When most Canadians imagine how they will enjoy their later years, many think in the safe, familiar setting of their home.
“Although we’re so focused these days on all the issues of long-term care, the fact is only five to eight per cent of older Canadians live in long-term institutional care facilities. (Up to) 95 per cent live in their own homes,” says Bill VanGorder, chief operating officer and chief policy officer with the Canadian Association of Retired Persons (CARP).
VanGorder says a CARP survey a few years ago “showed that 85 to 90 per cent of older Canadians want to stay in their own homes in their own communities.”
That may require ensuring the home remains safe and livable.
“Often, it’s just one small thing that drives a person into having to think about moving into a nursing home or long-term institutional care,” says VanGorder.
It could be stairs in a home that are increasingly difficult to climb, or doorways too narrow for a wheelchair that a person may at some point require.
VanGorder says adding a stair lift, widening doorways, adding grab bars in a bathroom and other renovations might alleviate many problems.
“All of those are much less expensive than the cost of moving into total long-term care,” he says.
CARP is encouraging industry to plan ahead to help people age in place, such as having builders design and construct homes to be age-friendly to seniors right from the beginning.
VanGorder says a study showed that building a new home to be senior friendly with things such as wider doors, plywood behind bathtub and shower walls to allow secure attachment of grab bars, and other items would cost an additional $800 to $1,000, while renovating for that later is often more expensive.
“A senior-friendly home is friendly to everybody. There’s nothing that wouldn’t work for everybody. If there’s plywood behind the bathroom walls, you don’t have to put the grab bars on now, you can do that when you need it.”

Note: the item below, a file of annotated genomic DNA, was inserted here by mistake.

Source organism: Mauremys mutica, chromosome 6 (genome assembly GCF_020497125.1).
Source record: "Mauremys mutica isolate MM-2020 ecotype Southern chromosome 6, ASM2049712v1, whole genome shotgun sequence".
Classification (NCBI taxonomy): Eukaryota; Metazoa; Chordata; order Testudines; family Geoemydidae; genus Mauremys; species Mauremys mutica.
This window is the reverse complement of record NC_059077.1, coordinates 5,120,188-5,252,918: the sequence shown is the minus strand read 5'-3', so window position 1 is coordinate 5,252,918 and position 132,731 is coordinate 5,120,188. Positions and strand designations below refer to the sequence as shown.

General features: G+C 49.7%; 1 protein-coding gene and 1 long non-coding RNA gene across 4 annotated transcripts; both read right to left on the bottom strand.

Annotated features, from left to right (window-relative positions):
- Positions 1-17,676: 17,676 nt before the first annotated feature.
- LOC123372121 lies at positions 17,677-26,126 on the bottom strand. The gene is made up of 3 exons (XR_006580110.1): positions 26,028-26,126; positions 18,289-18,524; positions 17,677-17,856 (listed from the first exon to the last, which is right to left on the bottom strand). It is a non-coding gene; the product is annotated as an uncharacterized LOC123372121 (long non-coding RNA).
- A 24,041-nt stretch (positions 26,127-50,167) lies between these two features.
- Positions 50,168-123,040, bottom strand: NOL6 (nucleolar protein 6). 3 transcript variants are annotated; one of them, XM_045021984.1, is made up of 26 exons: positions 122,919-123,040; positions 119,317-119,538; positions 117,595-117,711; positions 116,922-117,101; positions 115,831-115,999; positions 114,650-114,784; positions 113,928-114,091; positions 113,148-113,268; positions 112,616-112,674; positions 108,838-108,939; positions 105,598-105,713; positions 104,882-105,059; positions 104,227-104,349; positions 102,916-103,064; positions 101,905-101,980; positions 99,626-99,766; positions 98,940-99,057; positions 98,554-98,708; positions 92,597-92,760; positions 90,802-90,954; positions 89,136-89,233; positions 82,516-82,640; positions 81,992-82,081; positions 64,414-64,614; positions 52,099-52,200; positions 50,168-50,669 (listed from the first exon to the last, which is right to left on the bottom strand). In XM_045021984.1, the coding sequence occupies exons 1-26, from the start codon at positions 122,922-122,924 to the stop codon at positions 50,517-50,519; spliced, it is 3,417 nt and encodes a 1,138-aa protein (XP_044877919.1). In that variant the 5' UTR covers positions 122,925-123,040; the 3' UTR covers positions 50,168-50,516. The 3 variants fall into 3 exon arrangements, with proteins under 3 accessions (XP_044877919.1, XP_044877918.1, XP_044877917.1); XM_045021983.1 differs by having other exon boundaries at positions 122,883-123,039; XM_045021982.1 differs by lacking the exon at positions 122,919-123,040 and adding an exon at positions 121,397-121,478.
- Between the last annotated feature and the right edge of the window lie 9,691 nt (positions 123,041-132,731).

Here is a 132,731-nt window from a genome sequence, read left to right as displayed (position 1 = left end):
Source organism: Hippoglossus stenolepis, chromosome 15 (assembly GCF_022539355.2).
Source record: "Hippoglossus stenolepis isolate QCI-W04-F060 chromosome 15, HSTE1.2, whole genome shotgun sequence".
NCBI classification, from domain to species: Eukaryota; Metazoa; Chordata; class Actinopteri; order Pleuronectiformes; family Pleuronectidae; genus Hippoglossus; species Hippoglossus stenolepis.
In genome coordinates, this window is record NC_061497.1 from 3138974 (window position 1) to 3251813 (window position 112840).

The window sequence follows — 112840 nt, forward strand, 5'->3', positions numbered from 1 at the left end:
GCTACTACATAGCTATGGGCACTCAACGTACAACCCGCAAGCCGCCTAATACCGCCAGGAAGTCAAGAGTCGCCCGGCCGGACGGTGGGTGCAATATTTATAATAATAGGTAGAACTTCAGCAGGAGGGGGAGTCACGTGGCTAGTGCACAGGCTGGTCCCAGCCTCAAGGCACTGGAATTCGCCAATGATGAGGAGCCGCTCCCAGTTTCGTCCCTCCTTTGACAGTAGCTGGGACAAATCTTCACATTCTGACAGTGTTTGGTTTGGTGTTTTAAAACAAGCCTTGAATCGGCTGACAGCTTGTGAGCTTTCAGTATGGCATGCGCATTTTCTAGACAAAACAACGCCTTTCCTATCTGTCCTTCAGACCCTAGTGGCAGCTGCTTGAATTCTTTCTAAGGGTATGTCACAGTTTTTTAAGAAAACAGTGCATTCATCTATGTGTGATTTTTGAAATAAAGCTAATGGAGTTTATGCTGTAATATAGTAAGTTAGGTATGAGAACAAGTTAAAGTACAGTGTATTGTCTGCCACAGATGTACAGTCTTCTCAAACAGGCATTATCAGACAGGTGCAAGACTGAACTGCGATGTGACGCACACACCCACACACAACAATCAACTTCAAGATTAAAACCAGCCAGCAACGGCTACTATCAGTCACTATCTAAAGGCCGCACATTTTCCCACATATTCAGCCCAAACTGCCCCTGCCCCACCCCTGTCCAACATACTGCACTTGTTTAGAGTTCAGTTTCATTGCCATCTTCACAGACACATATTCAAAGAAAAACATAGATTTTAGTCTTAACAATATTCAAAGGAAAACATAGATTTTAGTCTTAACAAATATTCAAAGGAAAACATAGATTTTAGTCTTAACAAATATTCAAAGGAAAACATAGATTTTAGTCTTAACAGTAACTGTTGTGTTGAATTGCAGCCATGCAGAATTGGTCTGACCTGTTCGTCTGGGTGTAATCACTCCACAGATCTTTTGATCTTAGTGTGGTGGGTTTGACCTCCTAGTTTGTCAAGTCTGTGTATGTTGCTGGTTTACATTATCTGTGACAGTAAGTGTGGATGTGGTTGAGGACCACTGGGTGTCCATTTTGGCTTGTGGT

VanGorder says some pharmacies have departments or entire stores that sell age-in-place accessories.
CARP itself is working on a comprehensive resource for its website that will look at the various home renovation options to help someone age in place.
Here are five areas where changes can make a home more age-friendly.
Install toilet seat risers, grab bars in and around tubs and showers, or renovate to curb-free shower stalls or a walk-in tub.
Stairlifts can provide access to floors above or below the main level, while ramps allow easier entry and exit from a home. Or renovate to move needed facilities like laundry to a main floor.
Add motion-activated light switches so seniors don’t have to try and find them in a darkened room. Move light switches lower and raise electrical outlets for wheelchair users.
Install stoves or cook tops with knobs on the front, to avoid the need to reach across the cooking elements. Consider fridges and dishwashers that use drawers rather than doors. Drawer inserts in cabinets can also be helpful.
Widen doorways for wheelchair users and eliminate rugs that are tripping hazards and replace slippery flooring with non-slip products. Replace door knobs with levers.
The story was created by Content Works, Postmedia’s commercial content division.